Wild Recipes

Beer Braised Goose Legs on Egg Noodles with Red Cabbage

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There is a story behind this recipe. On a recent episode of the Harvesting Nature Wild Fish and Game Podcast (episode 418) Justin and I came up with a recipe on the fly. Scrolling through Instagram, the first wild game he encountered was goose, so we collaborated on a brand new goose recipe in real time, tossing ideas back and forth and writing it all down so we could cook it later.

We chose goose legs since many don’t know just how good the legs can be, and decided to do a simple braise on them so that anyone could easily follow this recipe without needing fancy tools like sous vide machines, pressure cookers, or smokers.

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We bandied ideas back and forth until a workable recipe coalesced and that is what you have before you. The recipe definitely has a German flair to it, so using a German-style beer will work best. One of Justin’s suggestions, ground fennel with the cabbage, was a pairing I wasn’t very sure about but I was pleasantly surprised at how well the flavors worked together. The man knows his stuff!

I was very happy with how it turned out, and I’m excited to share it with you. I made the recipe for two as I only had two goose legs available, but feel free to double the recipe to make it for four. Goose can vary in age, and therefore in toughness, so you may have to braise the legs longer than I did to achieve tenderness. If using duck legs, you can reduce the cooking time significantly.

Beer Braised Goose Legs on Egg Noodles with Red Cabbage

Recipe by Adam Berkelmans
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Course: Wild Recipes


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  • For the Goose
  • 2 goose legs, skin on or off

  • Kosher salt

  • 2 tablespoons duck fat or vegetable oil

  • 2 medium onions, chopped

  • 2 carrots, peeled and chopped

  • 2 stalks celery, chopped

  • 2 cloves garlic, chopped

  • ½ teaspoon black pepper

  • 6 whole cloves ground, or ½ teaspoon ground cloves

  • 16oz (473ml) can of beer (märzen, bock, lager)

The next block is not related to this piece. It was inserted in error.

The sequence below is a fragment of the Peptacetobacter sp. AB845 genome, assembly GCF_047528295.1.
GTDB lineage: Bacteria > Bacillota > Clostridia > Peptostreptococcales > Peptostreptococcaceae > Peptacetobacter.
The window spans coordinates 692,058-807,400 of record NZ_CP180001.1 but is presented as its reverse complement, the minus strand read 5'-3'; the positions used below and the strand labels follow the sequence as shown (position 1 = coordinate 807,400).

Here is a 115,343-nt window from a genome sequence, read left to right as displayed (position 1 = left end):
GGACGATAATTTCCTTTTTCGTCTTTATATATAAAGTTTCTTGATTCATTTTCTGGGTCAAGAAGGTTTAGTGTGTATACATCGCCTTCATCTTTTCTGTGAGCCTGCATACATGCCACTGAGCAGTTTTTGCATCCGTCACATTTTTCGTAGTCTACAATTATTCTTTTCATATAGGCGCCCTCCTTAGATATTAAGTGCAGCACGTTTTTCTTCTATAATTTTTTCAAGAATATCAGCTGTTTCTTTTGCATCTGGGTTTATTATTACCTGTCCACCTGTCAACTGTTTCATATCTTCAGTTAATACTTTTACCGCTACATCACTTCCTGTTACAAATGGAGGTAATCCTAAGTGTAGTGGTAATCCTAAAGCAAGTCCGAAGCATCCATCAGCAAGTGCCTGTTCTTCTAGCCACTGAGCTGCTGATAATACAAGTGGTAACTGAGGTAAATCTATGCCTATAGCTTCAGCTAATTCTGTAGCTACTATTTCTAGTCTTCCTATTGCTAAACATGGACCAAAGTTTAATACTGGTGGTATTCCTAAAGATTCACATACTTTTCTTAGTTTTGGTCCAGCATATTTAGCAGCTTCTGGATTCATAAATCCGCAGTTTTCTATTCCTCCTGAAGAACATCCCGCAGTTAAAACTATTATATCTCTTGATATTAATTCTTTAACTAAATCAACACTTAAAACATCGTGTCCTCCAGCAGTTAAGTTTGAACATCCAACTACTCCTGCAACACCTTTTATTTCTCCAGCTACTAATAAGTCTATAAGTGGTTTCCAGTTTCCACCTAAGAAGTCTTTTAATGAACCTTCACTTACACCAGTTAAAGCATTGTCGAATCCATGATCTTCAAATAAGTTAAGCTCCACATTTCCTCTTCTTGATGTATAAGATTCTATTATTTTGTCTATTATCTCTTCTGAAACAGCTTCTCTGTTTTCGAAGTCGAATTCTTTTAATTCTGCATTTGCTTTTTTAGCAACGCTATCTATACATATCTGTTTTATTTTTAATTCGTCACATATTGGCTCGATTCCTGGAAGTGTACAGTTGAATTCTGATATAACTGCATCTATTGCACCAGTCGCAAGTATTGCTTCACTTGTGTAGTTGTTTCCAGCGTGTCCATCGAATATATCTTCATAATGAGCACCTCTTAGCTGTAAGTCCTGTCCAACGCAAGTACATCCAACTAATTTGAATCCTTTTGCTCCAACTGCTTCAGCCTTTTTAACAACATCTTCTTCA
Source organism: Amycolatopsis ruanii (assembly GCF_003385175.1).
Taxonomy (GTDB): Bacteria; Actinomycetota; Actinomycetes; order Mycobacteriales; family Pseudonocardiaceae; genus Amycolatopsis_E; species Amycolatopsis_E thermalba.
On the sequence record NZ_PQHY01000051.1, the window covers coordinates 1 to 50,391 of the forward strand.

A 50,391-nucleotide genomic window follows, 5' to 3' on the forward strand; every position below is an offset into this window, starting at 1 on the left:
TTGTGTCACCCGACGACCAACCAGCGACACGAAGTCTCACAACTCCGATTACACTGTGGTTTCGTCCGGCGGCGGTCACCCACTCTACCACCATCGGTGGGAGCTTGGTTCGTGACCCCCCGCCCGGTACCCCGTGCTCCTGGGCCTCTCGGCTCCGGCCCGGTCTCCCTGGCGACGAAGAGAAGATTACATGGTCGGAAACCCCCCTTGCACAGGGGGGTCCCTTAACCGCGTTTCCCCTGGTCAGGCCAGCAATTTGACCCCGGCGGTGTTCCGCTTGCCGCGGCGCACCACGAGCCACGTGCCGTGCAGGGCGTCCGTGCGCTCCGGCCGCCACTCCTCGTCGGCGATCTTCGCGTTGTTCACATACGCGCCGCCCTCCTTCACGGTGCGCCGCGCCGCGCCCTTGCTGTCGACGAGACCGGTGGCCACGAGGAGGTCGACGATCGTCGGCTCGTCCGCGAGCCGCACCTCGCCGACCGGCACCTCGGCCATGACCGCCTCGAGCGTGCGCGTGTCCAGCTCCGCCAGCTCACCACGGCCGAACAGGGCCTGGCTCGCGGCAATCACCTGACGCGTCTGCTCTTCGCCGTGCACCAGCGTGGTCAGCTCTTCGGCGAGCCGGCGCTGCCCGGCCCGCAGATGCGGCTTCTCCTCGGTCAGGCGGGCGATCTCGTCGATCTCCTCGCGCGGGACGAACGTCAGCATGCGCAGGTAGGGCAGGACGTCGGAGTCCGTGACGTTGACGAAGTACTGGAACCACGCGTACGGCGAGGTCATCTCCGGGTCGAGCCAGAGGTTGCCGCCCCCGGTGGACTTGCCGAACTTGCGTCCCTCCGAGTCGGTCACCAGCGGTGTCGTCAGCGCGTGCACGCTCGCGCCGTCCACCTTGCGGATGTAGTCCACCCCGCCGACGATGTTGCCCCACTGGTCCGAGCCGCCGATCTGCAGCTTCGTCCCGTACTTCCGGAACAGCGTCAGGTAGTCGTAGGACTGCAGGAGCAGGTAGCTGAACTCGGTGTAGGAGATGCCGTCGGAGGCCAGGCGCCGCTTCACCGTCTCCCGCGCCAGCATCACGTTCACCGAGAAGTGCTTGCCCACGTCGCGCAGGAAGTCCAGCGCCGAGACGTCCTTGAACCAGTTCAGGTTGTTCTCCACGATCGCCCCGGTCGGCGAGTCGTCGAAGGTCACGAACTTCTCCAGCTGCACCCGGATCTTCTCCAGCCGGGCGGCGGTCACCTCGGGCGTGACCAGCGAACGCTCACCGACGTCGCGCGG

• 1 teaspoon butter

  • For the Noodles
  • 6oz German style egg noodles

  • 1 teaspoon butter

  • 1 tablespoon chopped fresh parsley

  • For the Cabbage
  • 1 tablespoon butter

  • 1/3 head red cabbage, thinly sliced

  • Kosher salt

  • Black pepper

  • 1 teaspoon ground fennel

  • 1 tablespoon white wine or cider vinegar


  • Season the goose legs generously on both sides with salt. Let sit for at least 30 minutes, or preferably overnight.
  • Melt the duck fat in a deep skillet over high heat. Add the goose legs and sear until golden on both sides, 5-8 minutes.
  • Remove the legs and set aside. Reduce heat to medium high and add the onions, carrots, and celery. Cook until slightly browned, 5-8 minutes.
  • Add the garlic, a pinch of salt, pepper, and the cloves. Cook for 2 minutes.
  • Add the can of beer, then fill the can up with water and add that as well. Scrape up any bits that may have stuck to the bottom of the pan.
  • Nestle the goose legs back into the veggies and liquid and bring to a boil. Reduce to a soft simmer and cover. Cook for 1.5 hours. Check for tenderness. If the goose legs still feel tough, cook for another 30 minutes and repeat.
  • Uncover the skillet and bring to a strong simmer. Cook for about 20-30 minutes or until much of the liquid has evaporated. Remove the goose legs and set aside. Use a hand blender to liquify the sauce, or transfer to a blender and blend until smooth. Add the teaspoon of butter, stirring it in until it melts.
  • Meanwhile, bring a pot of water to the boil with a big pinch of salt. Add the noodles and cook as per package directions. Drain, then toss the noodles with the butter and parsley.
  • For the cabbage: melt the butter in a second skillet over medium high heat. Add the sliced cabbage, a pinch of salt and pepper, and the fennel seeds. Cook, stirring, until cabbage is tender, but still crisp, about 3 minutes. Take off of the heat, then toss in the vinegar.
  • Optional: Crisp up the goose legs under the broiler for 5 minutes.
  • To serve, spoon the noodles into a bowl or onto a plate. Top with a goose leg and spoon over a generous amount of sauce. Add the cabbage on the side and sprinkle everything with chopped fresh parsley. Enjoy!

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Adam Berkelmans

Adam Berkelmans, also known as The Intrepid Eater, is a passionate ambassador for real food and a proponent of nose to tail eating. He spends his time between Ottawa and a cozy lake house north of Kingston, Ontario. When not cooking, he can be found hunting, fishing, foraging, gardening, reading, traveling, and discovering new ways to find and eat food.

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